Safety is one of the biggest concerns with the Go +. When its younger sibling, the Datsun Go, was put through the Global NCAP crash test, the results were dismal. It scored zero stars and the testing authority claimed that even if the Go were to be tested with airbags, the results would bear no difference. The car’s structure was just so bad. The Go + is similar to the Go in terms of structure and this is where our concerns lie. Datsun had to trade off a features to keep the costs in check and safety seems to have taken the biggest brunt. While the Go + is sold with an optional driver airbag, we highly recommend looking for a safer alternative.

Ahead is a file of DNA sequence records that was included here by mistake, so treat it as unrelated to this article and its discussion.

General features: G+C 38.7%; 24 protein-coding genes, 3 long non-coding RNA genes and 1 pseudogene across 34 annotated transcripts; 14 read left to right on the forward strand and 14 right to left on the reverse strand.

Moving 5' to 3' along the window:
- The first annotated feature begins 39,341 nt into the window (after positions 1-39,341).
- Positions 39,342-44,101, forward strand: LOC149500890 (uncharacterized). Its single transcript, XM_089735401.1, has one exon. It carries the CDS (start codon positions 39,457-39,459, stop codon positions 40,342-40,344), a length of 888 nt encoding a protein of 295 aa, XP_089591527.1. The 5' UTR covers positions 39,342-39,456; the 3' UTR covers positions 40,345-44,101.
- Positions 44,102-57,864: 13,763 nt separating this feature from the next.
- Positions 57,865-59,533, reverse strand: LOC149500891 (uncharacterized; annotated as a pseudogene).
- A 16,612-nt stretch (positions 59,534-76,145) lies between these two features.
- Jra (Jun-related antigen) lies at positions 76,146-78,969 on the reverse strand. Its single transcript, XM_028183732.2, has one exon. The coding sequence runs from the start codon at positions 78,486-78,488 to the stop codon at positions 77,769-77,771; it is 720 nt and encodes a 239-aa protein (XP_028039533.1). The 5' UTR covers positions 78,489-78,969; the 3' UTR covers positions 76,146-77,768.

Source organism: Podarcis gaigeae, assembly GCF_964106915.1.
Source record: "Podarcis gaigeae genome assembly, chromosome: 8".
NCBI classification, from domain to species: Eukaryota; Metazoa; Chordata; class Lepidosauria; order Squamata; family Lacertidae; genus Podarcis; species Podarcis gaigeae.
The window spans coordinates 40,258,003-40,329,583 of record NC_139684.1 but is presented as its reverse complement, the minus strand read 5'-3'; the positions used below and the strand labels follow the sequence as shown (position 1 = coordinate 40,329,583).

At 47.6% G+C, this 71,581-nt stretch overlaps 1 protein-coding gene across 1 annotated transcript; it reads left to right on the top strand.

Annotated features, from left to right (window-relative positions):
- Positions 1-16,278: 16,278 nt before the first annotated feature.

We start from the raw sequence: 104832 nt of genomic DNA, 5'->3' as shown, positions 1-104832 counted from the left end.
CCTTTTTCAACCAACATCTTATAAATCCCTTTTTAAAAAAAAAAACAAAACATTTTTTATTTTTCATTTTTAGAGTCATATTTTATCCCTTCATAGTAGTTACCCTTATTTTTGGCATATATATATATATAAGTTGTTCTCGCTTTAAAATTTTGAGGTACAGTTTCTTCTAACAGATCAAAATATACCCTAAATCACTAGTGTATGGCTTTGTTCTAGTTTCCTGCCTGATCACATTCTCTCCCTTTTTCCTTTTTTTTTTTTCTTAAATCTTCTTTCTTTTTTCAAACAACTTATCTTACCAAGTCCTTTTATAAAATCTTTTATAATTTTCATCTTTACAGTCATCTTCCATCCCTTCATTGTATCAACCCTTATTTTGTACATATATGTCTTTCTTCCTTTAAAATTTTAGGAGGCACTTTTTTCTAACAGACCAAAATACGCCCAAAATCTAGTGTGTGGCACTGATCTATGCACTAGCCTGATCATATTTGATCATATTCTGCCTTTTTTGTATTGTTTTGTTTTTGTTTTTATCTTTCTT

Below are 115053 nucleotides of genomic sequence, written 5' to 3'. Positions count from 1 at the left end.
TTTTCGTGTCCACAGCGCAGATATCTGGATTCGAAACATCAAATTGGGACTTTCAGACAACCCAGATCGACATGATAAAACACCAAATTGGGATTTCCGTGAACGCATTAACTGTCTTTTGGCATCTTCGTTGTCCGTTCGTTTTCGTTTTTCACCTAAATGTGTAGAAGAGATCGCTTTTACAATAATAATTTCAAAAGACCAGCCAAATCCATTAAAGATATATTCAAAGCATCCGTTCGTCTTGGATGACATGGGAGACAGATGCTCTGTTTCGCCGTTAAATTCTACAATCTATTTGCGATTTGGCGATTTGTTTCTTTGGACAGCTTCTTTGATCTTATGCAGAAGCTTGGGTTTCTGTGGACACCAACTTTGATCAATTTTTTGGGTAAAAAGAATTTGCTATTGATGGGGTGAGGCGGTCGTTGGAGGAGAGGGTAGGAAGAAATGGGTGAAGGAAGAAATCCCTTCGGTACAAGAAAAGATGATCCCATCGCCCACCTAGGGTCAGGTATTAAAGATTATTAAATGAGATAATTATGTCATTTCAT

The Datsun GO+ is a compact vehicle with a good engine, great ride and handling and decent fuel economy. It lacks on the safety front and in case of an unfortunate breakdown, it could be hard to locate a Nissan-Datsun service centre. But it is going to be a really cheap 7-seater and could be a great choice for someone who actually wants all those seats and is on a tight budget. For others, who really do not require a 7-seater, there are better options like the Maruti Wagon R and Hyundai i10 available in the market or the Maruti Ertiga and Honda Mobilio if buyers can stretch their budgets. Still, as far as value for money goes, this Datsun is hard to beat.